Browsing Tag

sexual harassment


being outside while being a woman

I’m in Denver, walking back to my dorm during a summer post-graduate course when a car pulls up next the sidewalk and slowed down, keeping pace with me. The driver rolls his window down, and the men inside of it start yelling at me. I do my best to ignore it, to just keep walking, but when they became angry some of what they say registers.

“Fat ass.”

“Ugly bitch.”

“We were just being nice to you– why couldn’t you just talk to us?”

I keep trying to ignore them, but then he starts revving his engine and jerking his car toward the sidewalk. I walk faster– he speeds up. Suddenly the low-level anxiety I’d been feeling bursts into full-fledged panic. I could see a bluelight, part of the campus security system, and I run for it, hoping I could make it before something awful happens. I pick up the phone while the driver speeds off, screaming obscenities and threats.

I’m in St. Louis, hired to photograph some of the unique architecture in a downtown area for a local guidebook, and a man starts shouting at me from his truck. “Hey! Hey, baby! You wanna take a picture of my dick?” and then he laughs and drives off.

Florida: I’m walking in the parking lot of a Wal-Mart, and a middle-aged man who’d been walking from the store turned around and starts following me. “Hey, how are you doing?” I give that half-smile that every women knows, the one that says please I just want to be left alone while also pleading please don’t hurt me. “Hey, why won’t you answer me? I’m just being nice! Cunt.”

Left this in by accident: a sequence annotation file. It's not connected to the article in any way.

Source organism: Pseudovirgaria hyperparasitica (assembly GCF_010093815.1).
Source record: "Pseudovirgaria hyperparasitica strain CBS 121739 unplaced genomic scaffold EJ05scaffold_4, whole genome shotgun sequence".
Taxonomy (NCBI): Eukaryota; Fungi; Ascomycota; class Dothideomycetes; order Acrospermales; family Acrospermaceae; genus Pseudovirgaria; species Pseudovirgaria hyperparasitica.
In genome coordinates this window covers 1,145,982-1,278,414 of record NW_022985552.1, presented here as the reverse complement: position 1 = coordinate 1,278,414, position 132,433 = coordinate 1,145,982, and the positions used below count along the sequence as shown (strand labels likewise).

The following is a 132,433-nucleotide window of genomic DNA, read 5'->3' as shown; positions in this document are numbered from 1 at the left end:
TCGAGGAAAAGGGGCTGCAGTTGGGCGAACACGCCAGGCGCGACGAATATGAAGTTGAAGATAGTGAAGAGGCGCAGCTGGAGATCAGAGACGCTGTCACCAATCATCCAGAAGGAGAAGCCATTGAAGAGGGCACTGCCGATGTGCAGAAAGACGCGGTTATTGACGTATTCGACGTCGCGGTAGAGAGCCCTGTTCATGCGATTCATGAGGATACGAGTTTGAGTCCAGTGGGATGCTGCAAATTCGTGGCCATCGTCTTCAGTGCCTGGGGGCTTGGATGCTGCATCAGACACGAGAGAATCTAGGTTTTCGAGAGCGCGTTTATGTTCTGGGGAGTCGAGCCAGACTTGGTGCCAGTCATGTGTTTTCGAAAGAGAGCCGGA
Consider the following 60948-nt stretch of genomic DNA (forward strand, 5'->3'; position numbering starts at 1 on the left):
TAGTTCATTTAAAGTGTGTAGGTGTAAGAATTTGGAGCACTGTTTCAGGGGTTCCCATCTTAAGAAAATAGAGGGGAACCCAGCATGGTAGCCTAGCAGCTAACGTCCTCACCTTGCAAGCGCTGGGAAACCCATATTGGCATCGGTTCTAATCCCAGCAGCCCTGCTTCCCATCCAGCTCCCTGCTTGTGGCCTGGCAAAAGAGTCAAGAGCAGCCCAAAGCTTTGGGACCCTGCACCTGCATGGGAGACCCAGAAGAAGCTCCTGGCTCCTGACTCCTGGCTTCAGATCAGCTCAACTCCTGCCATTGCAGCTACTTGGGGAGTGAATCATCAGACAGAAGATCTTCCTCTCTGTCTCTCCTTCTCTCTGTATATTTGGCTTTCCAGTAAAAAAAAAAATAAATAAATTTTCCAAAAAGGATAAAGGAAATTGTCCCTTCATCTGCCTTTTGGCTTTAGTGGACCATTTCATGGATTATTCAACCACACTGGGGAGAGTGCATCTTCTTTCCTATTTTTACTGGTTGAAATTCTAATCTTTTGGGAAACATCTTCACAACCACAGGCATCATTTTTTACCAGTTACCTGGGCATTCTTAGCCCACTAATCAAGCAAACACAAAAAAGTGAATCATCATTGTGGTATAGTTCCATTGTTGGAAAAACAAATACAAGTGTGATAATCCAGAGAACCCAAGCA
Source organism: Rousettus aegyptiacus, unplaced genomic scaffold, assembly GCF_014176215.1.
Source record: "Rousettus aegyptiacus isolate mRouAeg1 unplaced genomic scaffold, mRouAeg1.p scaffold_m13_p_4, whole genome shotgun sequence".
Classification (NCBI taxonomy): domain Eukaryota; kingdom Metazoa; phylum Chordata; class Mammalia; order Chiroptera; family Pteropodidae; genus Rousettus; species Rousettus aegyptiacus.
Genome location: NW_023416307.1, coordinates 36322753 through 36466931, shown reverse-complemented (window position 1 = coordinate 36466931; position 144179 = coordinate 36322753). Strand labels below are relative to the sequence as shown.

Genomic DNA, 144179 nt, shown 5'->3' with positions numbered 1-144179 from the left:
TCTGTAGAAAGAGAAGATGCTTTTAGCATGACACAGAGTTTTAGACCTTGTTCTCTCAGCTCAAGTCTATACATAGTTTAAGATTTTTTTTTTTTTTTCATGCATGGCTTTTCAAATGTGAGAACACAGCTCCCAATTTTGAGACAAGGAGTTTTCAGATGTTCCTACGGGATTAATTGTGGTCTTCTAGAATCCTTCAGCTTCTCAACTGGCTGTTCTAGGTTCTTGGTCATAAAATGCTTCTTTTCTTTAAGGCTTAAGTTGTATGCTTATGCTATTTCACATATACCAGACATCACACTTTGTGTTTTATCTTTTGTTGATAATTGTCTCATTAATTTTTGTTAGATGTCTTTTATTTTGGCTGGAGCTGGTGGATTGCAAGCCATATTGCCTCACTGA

I’m sitting in the middle of a traffic jam in North Carolina, and the men in the car next to me start shouting. I look up, and one of them has drawn a picture of a penis in his notebook and has it pressed against his window. I do my best to ignore them, but for the next three hours they sit next to me, taunting me, shouting at me, drawing more and more graphic and lewd pictures, alternately “complimenting” me while screaming that I’m a bitch for ignroing them.

I’m waiting for a bus, and a man tries to strike up a conversation. I keep my answers muted and monosyllabic while trying to seem friendly because I have to stand there. I can’t leave, I’m trapped. I’m desperate to do anything I can to make sure it doesn’t escalate. At first it’s ok, but then he starts asking really invasive and obviously in-poor-taste questions, and I’m so relieved when I see my bus pull up. I do my best to extricate myself from the conversation as smoothly as I can– “hey, it’s been nice chatting, but my bus is here!”– and I move into the crowd of people waiting, trying to put a buffer between us. He immediately starts screaming a litany of profanities and threats, and three other men join in, shouting “why couldn’t you just talk to him?! He was trying to be nice to you, bitch!”

I go out to get the mail in my apartment complex, and two men follow me all the way there and back to my apartment, starting off with “hello!” and “nice ass”, but then escalating to “bitch” and “whore.” Eventually I’m so fed up with it I flip them the bird, and that’s when they start screaming at me, and I’m scared. I’m ten yards away from the stairs– can I make it? If I scream will my partner be able to hear me?

I’m in Virginia, antiquing, looking for Christmas gifts. A man starts following me, waiting for me outside of every store I go into. He doesn’t say anything, he just follows me, and stares. Eventually I go inside a coffee shop and ask the employees inside to keep that man from coming in– I’m frightened. The barista recognizes him because he’s done this to many other women, including her.